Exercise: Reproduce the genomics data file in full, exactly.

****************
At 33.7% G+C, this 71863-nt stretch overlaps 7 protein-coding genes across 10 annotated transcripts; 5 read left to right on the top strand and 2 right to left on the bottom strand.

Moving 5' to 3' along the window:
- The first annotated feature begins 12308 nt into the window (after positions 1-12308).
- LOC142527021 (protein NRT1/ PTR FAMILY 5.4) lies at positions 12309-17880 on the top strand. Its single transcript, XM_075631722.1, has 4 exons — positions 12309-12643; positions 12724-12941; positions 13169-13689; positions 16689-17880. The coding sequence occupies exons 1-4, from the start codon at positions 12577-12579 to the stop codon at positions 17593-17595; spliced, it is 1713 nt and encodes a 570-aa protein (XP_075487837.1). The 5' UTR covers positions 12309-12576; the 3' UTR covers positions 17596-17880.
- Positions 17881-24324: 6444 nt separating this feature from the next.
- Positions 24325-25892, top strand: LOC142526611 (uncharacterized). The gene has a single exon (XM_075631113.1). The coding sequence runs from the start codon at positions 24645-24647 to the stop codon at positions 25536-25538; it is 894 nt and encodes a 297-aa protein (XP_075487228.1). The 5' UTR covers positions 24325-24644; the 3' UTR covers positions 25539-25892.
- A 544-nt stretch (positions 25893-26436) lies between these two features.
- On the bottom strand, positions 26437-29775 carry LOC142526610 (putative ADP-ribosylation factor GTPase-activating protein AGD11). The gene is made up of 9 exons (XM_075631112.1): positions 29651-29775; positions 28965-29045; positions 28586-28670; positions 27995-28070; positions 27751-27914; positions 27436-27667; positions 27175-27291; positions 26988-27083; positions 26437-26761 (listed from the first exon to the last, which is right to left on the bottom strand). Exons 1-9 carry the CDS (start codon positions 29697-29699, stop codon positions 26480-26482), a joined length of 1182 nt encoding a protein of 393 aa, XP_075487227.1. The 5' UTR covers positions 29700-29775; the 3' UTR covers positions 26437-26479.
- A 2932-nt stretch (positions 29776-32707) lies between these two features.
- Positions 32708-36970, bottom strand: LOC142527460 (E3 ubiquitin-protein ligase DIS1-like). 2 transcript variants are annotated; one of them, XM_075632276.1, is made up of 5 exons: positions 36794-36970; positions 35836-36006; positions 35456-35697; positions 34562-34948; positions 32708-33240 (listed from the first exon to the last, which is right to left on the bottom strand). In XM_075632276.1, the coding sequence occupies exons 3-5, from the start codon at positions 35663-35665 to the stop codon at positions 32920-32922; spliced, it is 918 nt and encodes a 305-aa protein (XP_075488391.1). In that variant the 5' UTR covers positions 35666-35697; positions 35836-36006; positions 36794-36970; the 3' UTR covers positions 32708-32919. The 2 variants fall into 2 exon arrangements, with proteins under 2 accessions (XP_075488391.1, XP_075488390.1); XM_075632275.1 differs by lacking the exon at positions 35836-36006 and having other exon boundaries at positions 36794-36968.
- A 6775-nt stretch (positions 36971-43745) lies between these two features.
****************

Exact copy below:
At 33.7% G+C, this 71863-nt stretch overlaps 7 protein-coding genes across 10 annotated transcripts; 5 read left to right on the top strand and 2 right to left on the bottom strand.

Moving 5' to 3' along the window:
- The first annotated feature begins 12308 nt into the window (after positions 1-12308).
- LOC142527021 (protein NRT1/ PTR FAMILY 5.4) lies at positions 12309-17880 on the top strand. Its single transcript, XM_075631722.1, has 4 exons — positions 12309-12643; positions 12724-12941; positions 13169-13689; positions 16689-17880. The coding sequence occupies exons 1-4, from the start codon at positions 12577-12579 to the stop codon at positions 17593-17595; spliced, it is 1713 nt and encodes a 570-aa protein (XP_075487837.1). The 5' UTR covers positions 12309-12576; the 3' UTR covers positions 17596-17880.
- Positions 17881-24324: 6444 nt separating this feature from the next.
- Positions 24325-25892, top strand: LOC142526611 (uncharacterized). The gene has a single exon (XM_075631113.1). The coding sequence runs from the start codon at positions 24645-24647 to the stop codon at positions 25536-25538; it is 894 nt and encodes a 297-aa protein (XP_075487228.1). The 5' UTR covers positions 24325-24644; the 3' UTR covers positions 25539-25892.
- A 544-nt stretch (positions 25893-26436) lies between these two features.
- On the bottom strand, positions 26437-29775 carry LOC142526610 (putative ADP-ribosylation factor GTPase-activating protein AGD11). The gene is made up of 9 exons (XM_075631112.1): positions 29651-29775; positions 28965-29045; positions 28586-28670; positions 27995-28070; positions 27751-27914; positions 27436-27667; positions 27175-27291; positions 26988-27083; positions 26437-26761 (listed from the first exon to the last, which is right to left on the bottom strand). Exons 1-9 carry the CDS (start codon positions 29697-29699, stop codon positions 26480-26482), a joined length of 1182 nt encoding a protein of 393 aa, XP_075487227.1. The 5' UTR covers positions 29700-29775; the 3' UTR covers positions 26437-26479.
- A 2932-nt stretch (positions 29776-32707) lies between these two features.
- Positions 32708-36970, bottom strand: LOC142527460 (E3 ubiquitin-protein ligase DIS1-like). 2 transcript variants are annotated; one of them, XM_075632276.1, is made up of 5 exons: positions 36794-36970; positions 35836-36006; positions 35456-35697; positions 34562-34948; positions 32708-33240 (listed from the first exon to the last, which is right to left on the bottom strand). In XM_075632276.1, the coding sequence occupies exons 3-5, from the start codon at positions 35663-35665 to the stop codon at positions 32920-32922; spliced, it is 918 nt and encodes a 305-aa protein (XP_075488391.1). In that variant the 5' UTR covers positions 35666-35697; positions 35836-36006; positions 36794-36970; the 3' UTR covers positions 32708-32919. The 2 variants fall into 2 exon arrangements, with proteins under 2 accessions (XP_075488391.1, XP_075488390.1); XM_075632275.1 differs by lacking the exon at positions 35836-36006 and having other exon boundaries at positions 36794-36968.
- A 6775-nt stretch (positions 36971-43745) lies between these two features.